You might remember from my previous blog post that earlier this year I purchased some RPPCs showing early 20th century dinosaur excavations in the Morrison Formation.  I was excited as many RPPCs are unique, created by amateur photographers using a special Kodak camera with which you could print your own photos as postcards. However, I concluded that my postcards were not unique as they had text added to the front, making them look semi-professional at least, and I had found another example of one RPPC for sale elsewhere. My cards were from c.1903-30, and quite rare, but they were part of a larger print run. Darn.

I am not so sure that all of the cards in this new set were similarly mass-produced. The bottom left and bottom centre RPPCs are full-frame prints, and the bottom left RPPC has some handwritten text added to a dark area of the image. I suspect that these two might be part of a larger print run. However, the three photos with white borders are poorly framed, differing sizes, and one is slightly out of focus. Not very professional. These are also the more interesting cards.

Let's take a closer look.

PC1. A view of outcrop, presumably where the photographer was searching for fossils.
Full-frame RPPC, (image cropped from Ebay photo)


The first image shows some badlands in the distance, and some barrels (maybe field equipment, or watering for cows). It's pretty unexciting stuff, but it contains the handwritten caption "Feb 13, 1912 Looking North", providing us with an age consistent with the time when RPPCs were available (1903-30), and when there were significant excavations in the Morrison Formation, and surrounding areas.

PC2. Pack mules moving boxes of fossils?
White-border RPPC, (image cropped from Ebay photo)


This second photo depicts a series of boxes at the end of a trail. In the distance, some animals (pack mules?) can be seen moving toward the boxes. There are not many other clues in this image to inform us of what is going on, unless someone recognizes the trail. Are there fossils in those boxes?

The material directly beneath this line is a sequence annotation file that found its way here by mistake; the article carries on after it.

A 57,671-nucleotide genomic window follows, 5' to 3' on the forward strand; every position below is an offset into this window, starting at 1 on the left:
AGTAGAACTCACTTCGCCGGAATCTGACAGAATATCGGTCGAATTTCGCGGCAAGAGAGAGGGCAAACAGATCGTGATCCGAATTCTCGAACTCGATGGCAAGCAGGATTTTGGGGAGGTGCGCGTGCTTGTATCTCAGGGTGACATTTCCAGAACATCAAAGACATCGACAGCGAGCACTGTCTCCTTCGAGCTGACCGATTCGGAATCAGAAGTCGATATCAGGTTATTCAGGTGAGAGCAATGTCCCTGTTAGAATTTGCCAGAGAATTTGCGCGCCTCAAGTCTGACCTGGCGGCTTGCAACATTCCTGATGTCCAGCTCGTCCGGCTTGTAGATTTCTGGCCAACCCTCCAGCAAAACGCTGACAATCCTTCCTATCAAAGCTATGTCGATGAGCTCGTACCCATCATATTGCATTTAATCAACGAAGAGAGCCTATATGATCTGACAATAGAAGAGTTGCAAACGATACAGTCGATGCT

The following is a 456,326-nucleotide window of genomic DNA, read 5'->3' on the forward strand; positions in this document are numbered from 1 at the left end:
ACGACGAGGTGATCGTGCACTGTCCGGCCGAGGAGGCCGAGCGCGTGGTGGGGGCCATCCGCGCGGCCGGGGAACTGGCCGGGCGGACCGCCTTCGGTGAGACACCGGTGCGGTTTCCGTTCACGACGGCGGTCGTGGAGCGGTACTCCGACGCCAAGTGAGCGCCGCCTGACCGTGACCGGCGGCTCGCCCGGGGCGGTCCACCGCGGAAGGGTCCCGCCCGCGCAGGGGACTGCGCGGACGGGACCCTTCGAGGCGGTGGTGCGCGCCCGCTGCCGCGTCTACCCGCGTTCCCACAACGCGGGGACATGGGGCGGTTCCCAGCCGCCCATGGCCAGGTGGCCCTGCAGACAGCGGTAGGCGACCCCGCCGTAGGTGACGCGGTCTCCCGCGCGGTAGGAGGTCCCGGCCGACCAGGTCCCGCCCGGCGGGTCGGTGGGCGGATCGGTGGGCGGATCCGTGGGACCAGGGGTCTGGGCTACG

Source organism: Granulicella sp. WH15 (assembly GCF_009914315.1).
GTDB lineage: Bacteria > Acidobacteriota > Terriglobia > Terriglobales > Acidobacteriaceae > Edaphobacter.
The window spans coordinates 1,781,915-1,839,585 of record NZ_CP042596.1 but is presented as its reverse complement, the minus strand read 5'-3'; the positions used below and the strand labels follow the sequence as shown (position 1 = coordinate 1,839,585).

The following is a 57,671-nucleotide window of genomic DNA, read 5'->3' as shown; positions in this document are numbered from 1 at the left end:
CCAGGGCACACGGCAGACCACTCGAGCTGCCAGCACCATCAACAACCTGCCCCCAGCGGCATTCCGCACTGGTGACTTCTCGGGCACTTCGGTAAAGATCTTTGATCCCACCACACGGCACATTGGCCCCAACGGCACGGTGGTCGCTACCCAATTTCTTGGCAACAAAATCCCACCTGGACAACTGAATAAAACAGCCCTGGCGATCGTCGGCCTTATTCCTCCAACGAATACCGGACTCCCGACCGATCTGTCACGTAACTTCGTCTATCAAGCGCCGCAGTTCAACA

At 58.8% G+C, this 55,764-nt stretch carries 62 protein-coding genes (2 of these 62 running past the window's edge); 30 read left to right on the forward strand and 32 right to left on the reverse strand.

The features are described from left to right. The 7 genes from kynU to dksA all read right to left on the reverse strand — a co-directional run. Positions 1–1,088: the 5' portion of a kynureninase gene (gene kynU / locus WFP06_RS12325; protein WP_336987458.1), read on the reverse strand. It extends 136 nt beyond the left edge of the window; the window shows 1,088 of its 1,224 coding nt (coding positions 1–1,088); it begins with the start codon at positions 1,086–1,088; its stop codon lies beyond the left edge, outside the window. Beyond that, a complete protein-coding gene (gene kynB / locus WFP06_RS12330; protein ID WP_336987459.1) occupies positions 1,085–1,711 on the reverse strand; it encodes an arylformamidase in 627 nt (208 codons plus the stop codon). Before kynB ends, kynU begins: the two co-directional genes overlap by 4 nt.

PC3. A man searching among blocks of sandstone exposed in some badlands.
Full-frame RPPC, (image cropped from Ebay photo)


This RPPC shows a man investigating what appears to be blocks of sandstone exposed in badlands topography. If the Ebay seller arranged the postcard reverse sides the same as the front (see above photos), then this is the card that has "Hunting for bones of ancient Mammals in the Uinta Deposits" (sic) written on the reverse. Were the fossil hunters looking for ancient mammals? There are certainly many large extinct mammals known from the Uinta basin and Uinta mountains of Utah, including the bizarre-looking Uintatherium: an enormous herbivorous mammal that lived during the Eocene (~45-50 Mya), and whose remains are well-known from the Bridger and Wakashie Formations of Wyoming and Utah.

The dinoceratan mammal, Uintatherium.
Is the man photographed in PC3 looking for remains of giant Eocene mammals?
(image from Wikipedia, originally from Scott, 1913)

It's possible that the field crew were in the Uinta deposits searching for a range of different fossils, so maybe they really were looking for mammals. I am not familiar with the Eocene exposures in this area, so I cannot say whether or not the outcrop patterns of the cliffs look Eocene, or whether they look more like the much older Jurassic Morrison Formation (~150 Mya). However, the following photos definitely look Morrison to me.

PC4. Two men digging into a steeply inclined cliff with what is probably a long plaster jacket.
White-border RPPC, (original blurred image cropped from Ebay seller image)